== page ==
Florida regulators received a dozen applications and some confusion over a lucrative vertically integrated medical cannabis license reserved for a Black farmer.
Applicants included Black farmers backed by investors with strong financial resources, according to documents posted recently on the Florida health department website.
The documents were heavily redacted, but the correspondence reflected confusion among some of the applicants about the process, including a requirement to be in business in the state for at least five years, according to the News Service of Florida.
The license was required under a 2017 law passed by the Florida Legislature and is connected to a 1981 discrimination case that found Black farmers in the state were discriminated against by federal officials.
The law specifically requires Florida marijuana regulators to grant a license to an applicant who is a recognized class member in the so-called “Pigford” class-action lawsuit.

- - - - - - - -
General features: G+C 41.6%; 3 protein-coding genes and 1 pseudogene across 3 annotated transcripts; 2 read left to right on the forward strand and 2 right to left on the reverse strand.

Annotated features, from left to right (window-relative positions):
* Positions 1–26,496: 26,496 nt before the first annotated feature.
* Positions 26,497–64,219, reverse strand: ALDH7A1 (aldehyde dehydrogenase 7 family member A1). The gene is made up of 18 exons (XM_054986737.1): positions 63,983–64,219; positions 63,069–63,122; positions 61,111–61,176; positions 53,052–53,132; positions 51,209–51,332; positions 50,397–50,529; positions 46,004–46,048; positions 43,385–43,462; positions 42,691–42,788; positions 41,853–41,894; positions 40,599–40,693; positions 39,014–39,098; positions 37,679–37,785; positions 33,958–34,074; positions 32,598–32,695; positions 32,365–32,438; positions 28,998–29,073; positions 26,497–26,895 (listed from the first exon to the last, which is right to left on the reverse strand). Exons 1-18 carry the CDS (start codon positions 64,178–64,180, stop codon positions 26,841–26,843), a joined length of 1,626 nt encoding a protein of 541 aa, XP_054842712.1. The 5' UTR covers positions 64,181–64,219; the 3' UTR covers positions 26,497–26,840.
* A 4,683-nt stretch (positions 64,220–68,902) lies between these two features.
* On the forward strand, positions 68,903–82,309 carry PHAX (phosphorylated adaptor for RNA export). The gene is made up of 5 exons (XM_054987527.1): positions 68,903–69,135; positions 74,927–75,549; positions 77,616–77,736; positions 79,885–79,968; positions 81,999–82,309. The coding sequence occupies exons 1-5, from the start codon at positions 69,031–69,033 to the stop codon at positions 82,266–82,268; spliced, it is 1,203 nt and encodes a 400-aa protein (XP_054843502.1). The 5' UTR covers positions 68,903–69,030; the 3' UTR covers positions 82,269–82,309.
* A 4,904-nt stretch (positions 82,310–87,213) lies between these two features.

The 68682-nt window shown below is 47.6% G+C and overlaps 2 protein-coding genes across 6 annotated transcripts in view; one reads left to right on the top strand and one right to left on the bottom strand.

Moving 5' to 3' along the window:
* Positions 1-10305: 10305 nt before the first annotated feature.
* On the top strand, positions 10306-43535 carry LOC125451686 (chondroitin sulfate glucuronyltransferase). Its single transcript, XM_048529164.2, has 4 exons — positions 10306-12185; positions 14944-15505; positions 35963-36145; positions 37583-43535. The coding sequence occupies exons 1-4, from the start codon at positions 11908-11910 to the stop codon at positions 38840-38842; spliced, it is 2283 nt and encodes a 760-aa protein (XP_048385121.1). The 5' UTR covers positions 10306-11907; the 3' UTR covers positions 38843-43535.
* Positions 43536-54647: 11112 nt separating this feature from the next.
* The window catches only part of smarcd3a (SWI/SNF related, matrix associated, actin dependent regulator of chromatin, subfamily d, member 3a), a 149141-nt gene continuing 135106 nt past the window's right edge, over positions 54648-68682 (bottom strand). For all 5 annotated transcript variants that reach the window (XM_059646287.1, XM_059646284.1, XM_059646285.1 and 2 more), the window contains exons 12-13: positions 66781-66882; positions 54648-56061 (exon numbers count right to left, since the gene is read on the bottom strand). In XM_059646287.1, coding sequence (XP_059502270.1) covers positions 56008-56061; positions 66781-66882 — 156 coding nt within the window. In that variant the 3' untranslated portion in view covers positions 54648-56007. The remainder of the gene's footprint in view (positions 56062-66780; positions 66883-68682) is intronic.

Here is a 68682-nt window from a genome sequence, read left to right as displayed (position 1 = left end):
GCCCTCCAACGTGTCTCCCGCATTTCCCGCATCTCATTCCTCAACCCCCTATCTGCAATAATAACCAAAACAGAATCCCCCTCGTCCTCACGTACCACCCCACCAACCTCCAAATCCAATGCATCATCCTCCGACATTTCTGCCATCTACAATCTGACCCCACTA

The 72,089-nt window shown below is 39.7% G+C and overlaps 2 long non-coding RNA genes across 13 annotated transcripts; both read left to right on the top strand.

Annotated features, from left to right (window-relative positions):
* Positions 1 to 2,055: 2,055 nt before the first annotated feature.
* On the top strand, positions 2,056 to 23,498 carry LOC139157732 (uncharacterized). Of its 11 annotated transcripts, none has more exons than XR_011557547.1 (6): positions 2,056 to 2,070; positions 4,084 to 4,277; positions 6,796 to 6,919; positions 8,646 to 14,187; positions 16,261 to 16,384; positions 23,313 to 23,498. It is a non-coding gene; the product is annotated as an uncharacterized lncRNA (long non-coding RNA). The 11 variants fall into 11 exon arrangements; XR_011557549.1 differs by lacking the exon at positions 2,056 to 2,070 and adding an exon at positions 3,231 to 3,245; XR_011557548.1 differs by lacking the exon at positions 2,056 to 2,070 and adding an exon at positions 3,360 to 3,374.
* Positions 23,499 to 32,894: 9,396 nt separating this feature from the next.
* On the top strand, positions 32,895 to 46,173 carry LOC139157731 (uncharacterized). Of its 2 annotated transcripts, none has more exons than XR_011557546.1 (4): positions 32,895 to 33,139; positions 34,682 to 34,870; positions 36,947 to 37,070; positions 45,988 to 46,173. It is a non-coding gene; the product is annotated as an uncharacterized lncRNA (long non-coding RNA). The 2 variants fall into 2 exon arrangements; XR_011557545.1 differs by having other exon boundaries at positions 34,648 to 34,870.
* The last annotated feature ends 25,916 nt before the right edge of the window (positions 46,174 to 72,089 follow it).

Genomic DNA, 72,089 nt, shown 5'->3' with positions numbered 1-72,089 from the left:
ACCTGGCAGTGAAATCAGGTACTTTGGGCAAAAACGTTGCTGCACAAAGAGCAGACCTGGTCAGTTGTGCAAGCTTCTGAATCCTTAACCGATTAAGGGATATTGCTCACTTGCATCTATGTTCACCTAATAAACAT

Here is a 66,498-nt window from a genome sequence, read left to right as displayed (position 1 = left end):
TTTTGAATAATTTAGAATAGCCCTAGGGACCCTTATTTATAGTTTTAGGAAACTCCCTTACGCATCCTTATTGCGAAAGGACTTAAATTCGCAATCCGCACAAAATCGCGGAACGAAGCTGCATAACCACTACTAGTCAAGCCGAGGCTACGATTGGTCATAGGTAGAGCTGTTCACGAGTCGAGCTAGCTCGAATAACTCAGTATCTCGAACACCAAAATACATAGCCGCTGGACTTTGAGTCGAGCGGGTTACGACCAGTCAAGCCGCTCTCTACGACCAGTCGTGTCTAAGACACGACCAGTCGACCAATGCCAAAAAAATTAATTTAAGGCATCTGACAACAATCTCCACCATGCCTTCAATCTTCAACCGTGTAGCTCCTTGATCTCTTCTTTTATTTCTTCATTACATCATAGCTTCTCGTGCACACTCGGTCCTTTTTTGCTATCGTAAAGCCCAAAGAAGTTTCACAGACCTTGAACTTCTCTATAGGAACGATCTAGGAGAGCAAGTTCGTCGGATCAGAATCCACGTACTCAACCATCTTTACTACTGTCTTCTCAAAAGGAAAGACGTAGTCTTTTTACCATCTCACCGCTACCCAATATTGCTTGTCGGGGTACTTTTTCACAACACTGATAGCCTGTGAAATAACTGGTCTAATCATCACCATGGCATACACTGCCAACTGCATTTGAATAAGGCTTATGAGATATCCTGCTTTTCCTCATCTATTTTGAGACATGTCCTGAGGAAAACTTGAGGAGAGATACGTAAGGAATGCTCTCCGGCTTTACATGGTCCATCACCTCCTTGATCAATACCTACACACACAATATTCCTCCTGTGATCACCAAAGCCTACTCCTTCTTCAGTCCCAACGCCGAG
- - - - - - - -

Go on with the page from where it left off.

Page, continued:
The license carries a controversial $146,000 fee.
Roz McCarthy, CEO and founder of the nonprofit Minorities for Medical Marijuana, said her organization held boot camps for potential applicants but acknowledged the process still was confusing to some.
“The task is daunting, to say the least, and that was really obvious in some of the (application) responses, in my opinion,” she told The News Service of Florida.
“It took us six years to get to this point to see that, wow, well I know what you’re trying to do, but this really looks like it didn’t do what it was supposed to do.”
McCarthy is one of a number of investors identified in one of the applications.
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Regulators are in the process of going through the applications.
The 2022 MJBizFactbook projects that Florida’s medical marijuana market will generate $1.3 billion-$1.5 billion in sales this year.